Outdated technology, poorly maintained software, and the dreaded click on a malicious link are to blame for the most cyber insurance claims experienced by policyholders in 2022, according to a new report from the Coalition.
“Threat actors are forever looking for targets with weak security controls or unprotected infrastructure – these are the paths of least resistance in a company’s network,” said Catherine Lyle, head of Coalition claims. “Unfortunately, that’s why human inaction, such as not patching a public critical vulnerability or updating outdated software, is a high-risk factor in a cyber incident or cyber claim.”
The total number of claims in 2022 will decrease 22% compared to last year, said the Coalition in the latest Cyber Claims Report. Claims volume increased 7% to an average loss of nearly $169,000.
Coalition claims involving ransomware decreased 54% year-over-year and ransom demands decreased from $1.2 million in 2021 to $1 million in 2022. Last year, funds transfer fraud ( FTF) and business email compromise (BEC) did not sit ransomware as the main reason for a claim, as phishing accounted for 76% of reported incidents.
The coalition said the severity of FTF claims increased in 2022 after a surge in 2021. The company said it recovered 66% of the missing funds when alerted by FTF, but the recovery of those Funding becomes more complicated due to “dwell time” – the amount of time a hacker remains on a network before initiating an FTF activity. In 2022, the average dwell time associated with FTF events will be 42 days, an increase from 24 days in 2021. This means that threat actors are spending more time learning. part of an organization and hiding evidence of crimes.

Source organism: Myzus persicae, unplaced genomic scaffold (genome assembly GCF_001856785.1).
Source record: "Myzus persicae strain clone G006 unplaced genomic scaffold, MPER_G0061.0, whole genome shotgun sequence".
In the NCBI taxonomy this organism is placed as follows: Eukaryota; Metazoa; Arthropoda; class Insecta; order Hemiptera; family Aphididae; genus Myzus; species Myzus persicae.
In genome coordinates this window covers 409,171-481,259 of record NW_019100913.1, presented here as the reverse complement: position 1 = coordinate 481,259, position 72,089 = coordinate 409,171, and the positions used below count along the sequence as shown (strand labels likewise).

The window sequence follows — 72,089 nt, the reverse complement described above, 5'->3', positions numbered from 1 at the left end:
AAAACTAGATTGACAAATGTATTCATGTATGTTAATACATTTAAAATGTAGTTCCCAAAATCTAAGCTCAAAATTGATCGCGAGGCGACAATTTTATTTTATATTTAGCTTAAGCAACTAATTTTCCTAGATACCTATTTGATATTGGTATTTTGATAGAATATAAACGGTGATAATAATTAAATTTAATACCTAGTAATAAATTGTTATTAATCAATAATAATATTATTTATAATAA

Phishing will most likely lead to FTF and BEC claims by 2022 and new technologies will help attack methods. The coalition said threat actors are beginning to use artificial intelligence tools to write better emails and translate languages for use in many areas of the world.
The analysis of claims continues to point to the threats of actors who use less sophisticated methods to exploit the organization’s employees and poor network hygiene. The report found that policyholders with at least one unresolved critical vulnerability were 33% more likely to experience a claim.
“Most of the incidents we observed could have been prevented with proper security controls and a proactive cyber risk management approach,” the Coalition said.
Photo: Photographer: Sean Gallup/Getty Images
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